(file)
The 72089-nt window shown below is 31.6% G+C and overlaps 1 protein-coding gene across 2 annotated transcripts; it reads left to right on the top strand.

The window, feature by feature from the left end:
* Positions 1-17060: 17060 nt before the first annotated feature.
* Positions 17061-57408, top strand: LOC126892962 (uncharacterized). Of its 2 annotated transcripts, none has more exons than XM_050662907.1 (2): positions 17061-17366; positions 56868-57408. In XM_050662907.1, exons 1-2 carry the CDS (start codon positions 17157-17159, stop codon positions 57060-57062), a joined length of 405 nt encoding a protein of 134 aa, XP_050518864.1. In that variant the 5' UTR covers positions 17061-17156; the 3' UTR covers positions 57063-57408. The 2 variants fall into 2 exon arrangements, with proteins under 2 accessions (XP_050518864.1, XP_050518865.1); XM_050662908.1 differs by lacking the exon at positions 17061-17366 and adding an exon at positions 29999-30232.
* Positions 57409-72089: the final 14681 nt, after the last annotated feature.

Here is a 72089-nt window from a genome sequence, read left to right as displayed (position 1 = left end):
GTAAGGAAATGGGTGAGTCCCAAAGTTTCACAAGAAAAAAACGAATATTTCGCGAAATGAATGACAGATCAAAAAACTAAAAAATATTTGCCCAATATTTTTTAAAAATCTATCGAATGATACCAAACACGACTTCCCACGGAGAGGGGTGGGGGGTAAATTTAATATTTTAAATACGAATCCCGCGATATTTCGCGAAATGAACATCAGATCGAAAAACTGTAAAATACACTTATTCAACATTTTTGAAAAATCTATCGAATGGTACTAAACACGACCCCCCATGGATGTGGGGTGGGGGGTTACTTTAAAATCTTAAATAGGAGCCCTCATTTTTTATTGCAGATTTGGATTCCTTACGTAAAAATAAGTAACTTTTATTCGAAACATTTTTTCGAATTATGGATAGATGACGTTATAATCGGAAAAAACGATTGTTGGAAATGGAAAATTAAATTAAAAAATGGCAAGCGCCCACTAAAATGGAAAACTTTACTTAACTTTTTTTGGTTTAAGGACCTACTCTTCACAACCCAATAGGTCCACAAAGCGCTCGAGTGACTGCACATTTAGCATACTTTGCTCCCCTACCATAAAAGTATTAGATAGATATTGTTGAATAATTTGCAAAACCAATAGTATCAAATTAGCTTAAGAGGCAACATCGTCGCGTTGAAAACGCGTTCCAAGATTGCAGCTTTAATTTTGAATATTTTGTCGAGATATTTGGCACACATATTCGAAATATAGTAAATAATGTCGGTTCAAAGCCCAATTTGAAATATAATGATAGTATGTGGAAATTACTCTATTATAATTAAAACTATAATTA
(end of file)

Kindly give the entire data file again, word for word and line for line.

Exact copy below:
The 72089-nt window shown below is 31.6% G+C and overlaps 1 protein-coding gene across 2 annotated transcripts; it reads left to right on the top strand.

The window, feature by feature from the left end:
* Positions 1-17060: 17060 nt before the first annotated feature.
* Positions 17061-57408, top strand: LOC126892962 (uncharacterized). Of its 2 annotated transcripts, none has more exons than XM_050662907.1 (2): positions 17061-17366; positions 56868-57408. In XM_050662907.1, exons 1-2 carry the CDS (start codon positions 17157-17159, stop codon positions 57060-57062), a joined length of 405 nt encoding a protein of 134 aa, XP_050518864.1. In that variant the 5' UTR covers positions 17061-17156; the 3' UTR covers positions 57063-57408. The 2 variants fall into 2 exon arrangements, with proteins under 2 accessions (XP_050518864.1, XP_050518865.1); XM_050662908.1 differs by lacking the exon at positions 17061-17366 and adding an exon at positions 29999-30232.
* Positions 57409-72089: the final 14681 nt, after the last annotated feature.

Here is a 72089-nt window from a genome sequence, read left to right as displayed (position 1 = left end):
GTAAGGAAATGGGTGAGTCCCAAAGTTTCACAAGAAAAAAACGAATATTTCGCGAAATGAATGACAGATCAAAAAACTAAAAAATATTTGCCCAATATTTTTTAAAAATCTATCGAATGATACCAAACACGACTTCCCACGGAGAGGGGTGGGGGGTAAATTTAATATTTTAAATACGAATCCCGCGATATTTCGCGAAATGAACATCAGATCGAAAAACTGTAAAATACACTTATTCAACATTTTTGAAAAATCTATCGAATGGTACTAAACACGACCCCCCATGGATGTGGGGTGGGGGGTTACTTTAAAATCTTAAATAGGAGCCCTCATTTTTTATTGCAGATTTGGATTCCTTACGTAAAAATAAGTAACTTTTATTCGAAACATTTTTTCGAATTATGGATAGATGACGTTATAATCGGAAAAAACGATTGTTGGAAATGGAAAATTAAATTAAAAAATGGCAAGCGCCCACTAAAATGGAAAACTTTACTTAACTTTTTTTGGTTTAAGGACCTACTCTTCACAACCCAATAGGTCCACAAAGCGCTCGAGTGACTGCACATTTAGCATACTTTGCTCCCCTACCATAAAAGTATTAGATAGATATTGTTGAATAATTTGCAAAACCAATAGTATCAAATTAGCTTAAGAGGCAACATCGTCGCGTTGAAAACGCGTTCCAAGATTGCAGCTTTAATTTTGAATATTTTGTCGAGATATTTGGCACACATATTCGAAATATAGTAAATAATGTCGGTTCAAAGCCCAATTTGAAATATAATGATAGTATGTGGAAATTACTCTATTATAATTAAAACTATAATTA